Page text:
Should mobile address books be more secure?

Taylor Martin
 from Concord, NC
Published: February 8, 2012

There has been a lot of buzz lately about privacy and users' information being compromised, stolen, exploited, etc.

The whole Carrier IQ debacle is subsiding, but just a couple weeks ago, it was a complete mess. For those of you who haven't looked at the Internet since 2011, it was discovered by Android developer Trevor Eckhart that Carrier IQ software was secretly installed on mobile devices and logged users' every move and was sent to a remote server, all without the customer ever knowing or consenting. Turns out, Carrier IQ's software was being used on over 141 million devices worldwide and things got a little crazy.

Earlier this morning, a similar (yet totally different) story spread around the Web like a wildfire. It was discovered by Arun Thampi that the Android and iOS versions of Path, a popular, up-and-coming social network, uploads users' address books to a remote server without asking permission or prompting. Dave Morin, CEO of Path, has since come forward to answer some questions and extend an apology to the users of his network. He explained that:

"We upload the address book to our servers in order to help the user find and connect to their friends and family on Path quickly and effeciently [sic] as well as to notify them when friends and family join Path. Nothing more."

Still, doing so without a users' consent is unlawful and morally wrong. Morin stated that they understand and take the situation seriously, and that the Android version of Path was updated recently to ask users to opt-in before remotely storing their contact data. The iOS update version 2.0.6 for Path is currently pending App Store approval.

(Note: If you want to ask Path to delete your data from its servers, contact their service team at service@path.com. However, I agree with what Michael Arrington said on Uncrunched – that they should just dump their servers and re-collect the data the right way.)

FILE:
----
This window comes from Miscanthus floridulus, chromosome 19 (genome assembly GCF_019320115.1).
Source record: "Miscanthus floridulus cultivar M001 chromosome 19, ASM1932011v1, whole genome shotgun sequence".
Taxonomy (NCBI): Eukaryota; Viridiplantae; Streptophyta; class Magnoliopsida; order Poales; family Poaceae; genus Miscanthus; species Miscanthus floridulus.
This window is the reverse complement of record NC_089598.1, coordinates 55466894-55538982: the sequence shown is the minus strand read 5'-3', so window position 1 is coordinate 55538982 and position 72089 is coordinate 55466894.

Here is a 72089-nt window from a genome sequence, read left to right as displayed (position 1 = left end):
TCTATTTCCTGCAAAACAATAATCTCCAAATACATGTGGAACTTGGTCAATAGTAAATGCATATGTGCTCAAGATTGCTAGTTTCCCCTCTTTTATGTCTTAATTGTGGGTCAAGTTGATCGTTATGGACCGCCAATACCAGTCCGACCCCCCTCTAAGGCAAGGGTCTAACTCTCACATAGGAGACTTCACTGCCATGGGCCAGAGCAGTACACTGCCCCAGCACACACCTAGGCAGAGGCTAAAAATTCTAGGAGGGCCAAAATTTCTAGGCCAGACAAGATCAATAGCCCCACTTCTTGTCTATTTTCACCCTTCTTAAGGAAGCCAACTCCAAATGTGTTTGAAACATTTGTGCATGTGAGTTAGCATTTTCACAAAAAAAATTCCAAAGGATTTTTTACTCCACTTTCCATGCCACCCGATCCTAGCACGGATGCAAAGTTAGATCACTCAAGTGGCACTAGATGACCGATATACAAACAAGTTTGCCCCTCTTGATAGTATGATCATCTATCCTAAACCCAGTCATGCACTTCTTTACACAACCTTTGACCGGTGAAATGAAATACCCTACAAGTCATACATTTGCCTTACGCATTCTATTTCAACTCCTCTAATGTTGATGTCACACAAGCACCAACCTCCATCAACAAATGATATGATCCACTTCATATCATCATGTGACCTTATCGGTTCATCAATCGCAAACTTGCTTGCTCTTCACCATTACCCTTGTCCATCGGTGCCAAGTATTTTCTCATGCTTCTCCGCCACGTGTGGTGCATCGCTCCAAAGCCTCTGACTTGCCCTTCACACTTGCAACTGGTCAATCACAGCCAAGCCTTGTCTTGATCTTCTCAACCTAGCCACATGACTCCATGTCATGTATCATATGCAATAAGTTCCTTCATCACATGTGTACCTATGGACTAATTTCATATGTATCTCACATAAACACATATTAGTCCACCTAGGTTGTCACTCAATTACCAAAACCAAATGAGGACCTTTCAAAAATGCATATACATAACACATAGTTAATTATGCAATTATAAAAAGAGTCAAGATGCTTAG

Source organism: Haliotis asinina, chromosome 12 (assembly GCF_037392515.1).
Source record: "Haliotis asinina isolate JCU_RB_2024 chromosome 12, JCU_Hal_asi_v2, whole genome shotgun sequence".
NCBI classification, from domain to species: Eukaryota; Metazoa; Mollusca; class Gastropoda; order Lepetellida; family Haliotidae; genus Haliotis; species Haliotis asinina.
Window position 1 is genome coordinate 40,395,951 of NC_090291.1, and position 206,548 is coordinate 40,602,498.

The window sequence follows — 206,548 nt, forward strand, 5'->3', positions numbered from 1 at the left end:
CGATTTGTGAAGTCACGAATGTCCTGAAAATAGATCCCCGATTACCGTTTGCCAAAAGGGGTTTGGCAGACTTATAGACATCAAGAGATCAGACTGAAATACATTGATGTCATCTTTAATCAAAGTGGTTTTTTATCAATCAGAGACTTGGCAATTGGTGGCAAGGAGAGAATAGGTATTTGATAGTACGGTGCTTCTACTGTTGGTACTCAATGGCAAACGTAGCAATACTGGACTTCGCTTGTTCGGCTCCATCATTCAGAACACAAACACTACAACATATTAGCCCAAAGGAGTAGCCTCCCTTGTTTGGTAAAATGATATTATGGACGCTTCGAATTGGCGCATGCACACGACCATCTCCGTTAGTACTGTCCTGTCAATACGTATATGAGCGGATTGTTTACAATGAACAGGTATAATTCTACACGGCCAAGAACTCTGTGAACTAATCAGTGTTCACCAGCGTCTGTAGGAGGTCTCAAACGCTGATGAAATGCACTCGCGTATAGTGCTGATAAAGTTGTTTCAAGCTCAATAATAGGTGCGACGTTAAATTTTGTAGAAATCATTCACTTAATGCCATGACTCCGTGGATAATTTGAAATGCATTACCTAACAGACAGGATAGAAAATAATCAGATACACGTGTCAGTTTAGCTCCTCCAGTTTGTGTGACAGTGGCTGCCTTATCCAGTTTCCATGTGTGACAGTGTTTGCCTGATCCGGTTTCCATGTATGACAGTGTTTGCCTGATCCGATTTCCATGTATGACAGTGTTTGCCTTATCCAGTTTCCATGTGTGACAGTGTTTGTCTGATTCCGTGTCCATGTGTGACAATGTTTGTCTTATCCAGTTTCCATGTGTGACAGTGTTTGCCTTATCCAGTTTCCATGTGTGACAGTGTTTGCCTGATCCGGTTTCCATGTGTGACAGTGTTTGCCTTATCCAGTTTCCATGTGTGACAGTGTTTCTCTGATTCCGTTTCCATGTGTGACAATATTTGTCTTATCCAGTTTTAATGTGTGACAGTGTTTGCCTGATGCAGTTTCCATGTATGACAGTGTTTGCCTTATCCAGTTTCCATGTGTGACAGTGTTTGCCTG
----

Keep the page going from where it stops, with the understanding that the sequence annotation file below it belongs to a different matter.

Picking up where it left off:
What's important to take away from this is not that Path's means of collecting and storing data was discovered, but how effortless it was for them to do so. There are thousands upon thousands of applications available that could be doing the exact same thing without us ever knowing.

When it comes to contact information, I don't think it can be said any better than how Arrington worded it:

"A lot of users just don’t care about their address book integrity, they know that it’s been exploited, repurposed, shared and siloed for a long, long time. The argument that Facebook has always made is that it isn’t really your data since it includes personal information of others. So it isn’t really yours to control."

Truthfully, we shouldn't have to care about it or control it. Contact information security and control should be built-in security features of mobile operating systems. Extended security for a user's data should be a requirement. For example, a specific, user-defined password or PIN that is required to be input by the owner of the phone whenever they install an application that accesses vital information, such as an address book, would provide an added layer of security.

For instance, when you install an application on Android – whether it's from Android Market, Amazon Appstore or side-loaded by the user – the user is met with a permissions page. (You know, the prompt that I foolishly ignore every time.) This page details all of the different parts of the operating system that the application will require access to. And, of course, there are some red flags, like a fart app needing access to your location.

But it's far too easy for users to completely over look these things. I am a prime example of that.

For applications that don't need access to vital information, the current permissions page works well and as intended. However, for access to more sensitive data (like contact information), the user should be forced to investigate a little further, even on iOS. If we were asked for a special PIN (made specifically for contact information) upon installation of the app with a more in-depth description of why the application would need access to the address book, it would at least give us more reason to read into things and stop something before we install it. It's not fail-proof, but it's certainly an additional level of security that could help prevent things like this from happening. Think of it as granting "administrative privileges" much like what is used on the desktop versions of Windows.

Nobody likes spam. But SMS spam (which I am convinced I now get because one of my friends stupidly installed a sketchy application that steals contact information) is enough to drive someone mad. And it's only getting worse. Since users obviously don't seem to care about (or carelessly or unknowingly compromise) the integrity of their friends' information, something needs to be done.

I'm not saying consumers shouldn't be responsible for their data, but they should not have to constantly worry about which apps are accessing their data or why. It should be a worry-free experience, with any platform (iOS, Windows Phone, Android, BlackBerry, etc.). If a user's data is compromised, it should be their own fault, not because there are simply next to no security measures out there to prevent it from happening.

Mobile operating systems have the ability to control this, or at least keep it to a minimum. It's high time for Apple, Google, Microsoft and every other software provider that we trust with our personal data to quit taking security of such sensitive information so lightly.